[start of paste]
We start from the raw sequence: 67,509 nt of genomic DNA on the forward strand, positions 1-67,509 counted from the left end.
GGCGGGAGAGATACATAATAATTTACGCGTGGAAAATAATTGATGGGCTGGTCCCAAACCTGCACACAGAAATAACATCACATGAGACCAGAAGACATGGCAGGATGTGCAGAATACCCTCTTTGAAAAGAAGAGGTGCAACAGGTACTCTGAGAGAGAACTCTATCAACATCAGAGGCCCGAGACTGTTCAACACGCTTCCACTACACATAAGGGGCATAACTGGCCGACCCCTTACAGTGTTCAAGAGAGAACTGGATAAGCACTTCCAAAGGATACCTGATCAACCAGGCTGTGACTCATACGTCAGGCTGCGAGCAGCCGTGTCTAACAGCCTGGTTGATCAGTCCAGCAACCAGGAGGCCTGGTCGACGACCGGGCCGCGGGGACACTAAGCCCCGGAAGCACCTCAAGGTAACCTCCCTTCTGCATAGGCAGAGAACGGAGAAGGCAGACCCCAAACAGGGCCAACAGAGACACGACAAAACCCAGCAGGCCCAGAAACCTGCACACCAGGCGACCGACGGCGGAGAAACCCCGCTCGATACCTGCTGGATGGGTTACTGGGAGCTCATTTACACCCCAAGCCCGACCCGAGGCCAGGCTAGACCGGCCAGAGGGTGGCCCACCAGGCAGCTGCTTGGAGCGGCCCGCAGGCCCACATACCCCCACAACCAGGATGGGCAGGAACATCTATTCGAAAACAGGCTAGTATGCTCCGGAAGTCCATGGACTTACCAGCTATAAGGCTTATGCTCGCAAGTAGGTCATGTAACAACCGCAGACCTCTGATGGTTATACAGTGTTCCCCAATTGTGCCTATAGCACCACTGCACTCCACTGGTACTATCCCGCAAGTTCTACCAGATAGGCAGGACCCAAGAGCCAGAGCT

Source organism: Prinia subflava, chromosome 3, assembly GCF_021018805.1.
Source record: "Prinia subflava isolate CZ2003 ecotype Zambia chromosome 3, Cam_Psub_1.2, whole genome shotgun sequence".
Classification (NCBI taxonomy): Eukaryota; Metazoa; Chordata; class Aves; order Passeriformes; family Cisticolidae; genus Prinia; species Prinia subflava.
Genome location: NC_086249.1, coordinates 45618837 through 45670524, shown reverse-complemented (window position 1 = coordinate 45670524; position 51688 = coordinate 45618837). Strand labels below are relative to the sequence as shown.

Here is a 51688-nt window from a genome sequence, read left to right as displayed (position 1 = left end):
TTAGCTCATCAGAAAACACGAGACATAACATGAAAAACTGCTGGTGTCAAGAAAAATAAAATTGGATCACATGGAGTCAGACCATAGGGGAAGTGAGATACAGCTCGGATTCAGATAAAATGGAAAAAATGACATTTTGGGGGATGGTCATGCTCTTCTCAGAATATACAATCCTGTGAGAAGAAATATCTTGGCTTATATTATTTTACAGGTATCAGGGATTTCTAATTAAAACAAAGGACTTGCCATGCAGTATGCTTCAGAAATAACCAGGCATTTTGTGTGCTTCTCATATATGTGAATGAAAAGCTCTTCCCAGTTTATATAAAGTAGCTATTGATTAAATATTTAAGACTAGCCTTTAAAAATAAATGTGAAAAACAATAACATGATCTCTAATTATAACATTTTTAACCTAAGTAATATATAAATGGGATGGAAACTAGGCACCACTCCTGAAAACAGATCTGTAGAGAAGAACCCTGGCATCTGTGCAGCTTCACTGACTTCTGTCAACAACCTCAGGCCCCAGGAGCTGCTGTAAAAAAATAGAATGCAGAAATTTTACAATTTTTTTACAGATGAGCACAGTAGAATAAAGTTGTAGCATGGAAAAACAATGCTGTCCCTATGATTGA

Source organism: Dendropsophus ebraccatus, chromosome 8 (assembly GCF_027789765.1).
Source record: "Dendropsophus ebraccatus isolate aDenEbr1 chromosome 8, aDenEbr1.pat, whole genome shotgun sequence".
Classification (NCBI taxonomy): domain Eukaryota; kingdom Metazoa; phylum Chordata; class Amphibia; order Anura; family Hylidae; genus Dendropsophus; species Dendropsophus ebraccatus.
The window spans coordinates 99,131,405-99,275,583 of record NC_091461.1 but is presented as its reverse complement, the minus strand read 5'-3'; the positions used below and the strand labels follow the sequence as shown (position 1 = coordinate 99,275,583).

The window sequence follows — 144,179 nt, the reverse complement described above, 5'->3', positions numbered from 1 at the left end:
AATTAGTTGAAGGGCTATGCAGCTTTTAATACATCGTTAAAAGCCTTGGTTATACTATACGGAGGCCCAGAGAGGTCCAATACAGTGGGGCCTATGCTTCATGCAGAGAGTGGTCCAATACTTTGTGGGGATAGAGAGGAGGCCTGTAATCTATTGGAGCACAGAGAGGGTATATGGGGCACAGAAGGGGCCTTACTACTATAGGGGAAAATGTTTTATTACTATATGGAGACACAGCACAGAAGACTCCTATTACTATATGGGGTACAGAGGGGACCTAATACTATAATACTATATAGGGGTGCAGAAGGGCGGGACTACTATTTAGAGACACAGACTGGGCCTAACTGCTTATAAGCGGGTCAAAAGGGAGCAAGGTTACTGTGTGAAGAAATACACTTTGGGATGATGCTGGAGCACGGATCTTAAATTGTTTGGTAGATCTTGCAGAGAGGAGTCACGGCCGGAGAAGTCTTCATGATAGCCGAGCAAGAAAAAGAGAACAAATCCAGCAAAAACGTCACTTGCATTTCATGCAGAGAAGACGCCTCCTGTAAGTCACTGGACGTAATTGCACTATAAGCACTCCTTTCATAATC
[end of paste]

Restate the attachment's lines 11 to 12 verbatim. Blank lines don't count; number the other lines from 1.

Classification (NCBI taxonomy): domain Eukaryota; kingdom Metazoa; phylum Chordata; class Amphibia; order Anura; family Hylidae; genus Dendropsophus; species Dendropsophus ebraccatus.
The window spans coordinates 99,131,405-99,275,583 of record NC_091461.1 but is presented as its reverse complement, the minus strand read 5'-3'; the positions used below and the strand labels follow the sequence as shown (position 1 = coordinate 99,275,583).